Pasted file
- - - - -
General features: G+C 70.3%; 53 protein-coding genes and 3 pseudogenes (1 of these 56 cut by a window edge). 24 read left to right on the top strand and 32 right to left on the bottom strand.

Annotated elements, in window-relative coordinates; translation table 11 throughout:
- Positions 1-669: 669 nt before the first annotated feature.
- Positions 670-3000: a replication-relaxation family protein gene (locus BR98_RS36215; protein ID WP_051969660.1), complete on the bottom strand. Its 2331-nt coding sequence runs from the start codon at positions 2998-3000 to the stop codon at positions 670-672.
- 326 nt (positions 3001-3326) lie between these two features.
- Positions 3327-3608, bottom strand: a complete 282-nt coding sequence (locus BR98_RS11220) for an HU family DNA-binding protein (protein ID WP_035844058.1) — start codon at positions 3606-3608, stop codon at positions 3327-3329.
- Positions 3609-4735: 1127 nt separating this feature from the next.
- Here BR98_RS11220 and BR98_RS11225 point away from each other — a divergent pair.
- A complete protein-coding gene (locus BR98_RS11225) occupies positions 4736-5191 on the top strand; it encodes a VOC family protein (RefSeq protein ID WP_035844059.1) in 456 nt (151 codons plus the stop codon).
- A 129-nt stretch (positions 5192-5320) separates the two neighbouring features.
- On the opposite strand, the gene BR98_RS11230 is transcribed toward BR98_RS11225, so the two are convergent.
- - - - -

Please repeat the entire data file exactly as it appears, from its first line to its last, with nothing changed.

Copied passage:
General features: G+C 70.3%; 53 protein-coding genes and 3 pseudogenes (1 of these 56 cut by a window edge). 24 read left to right on the top strand and 32 right to left on the bottom strand.

Annotated elements, in window-relative coordinates; translation table 11 throughout:
- Positions 1-669: 669 nt before the first annotated feature.
- Positions 670-3000: a replication-relaxation family protein gene (locus BR98_RS36215; protein ID WP_051969660.1), complete on the bottom strand. Its 2331-nt coding sequence runs from the start codon at positions 2998-3000 to the stop codon at positions 670-672.
- 326 nt (positions 3001-3326) lie between these two features.
- Positions 3327-3608, bottom strand: a complete 282-nt coding sequence (locus BR98_RS11220) for an HU family DNA-binding protein (protein ID WP_035844058.1) — start codon at positions 3606-3608, stop codon at positions 3327-3329.
- Positions 3609-4735: 1127 nt separating this feature from the next.
- Here BR98_RS11220 and BR98_RS11225 point away from each other — a divergent pair.
- A complete protein-coding gene (locus BR98_RS11225) occupies positions 4736-5191 on the top strand; it encodes a VOC family protein (RefSeq protein ID WP_035844059.1) in 456 nt (151 codons plus the stop codon).
- A 129-nt stretch (positions 5192-5320) separates the two neighbouring features.
- On the opposite strand, the gene BR98_RS11230 is transcribed toward BR98_RS11225, so the two are convergent.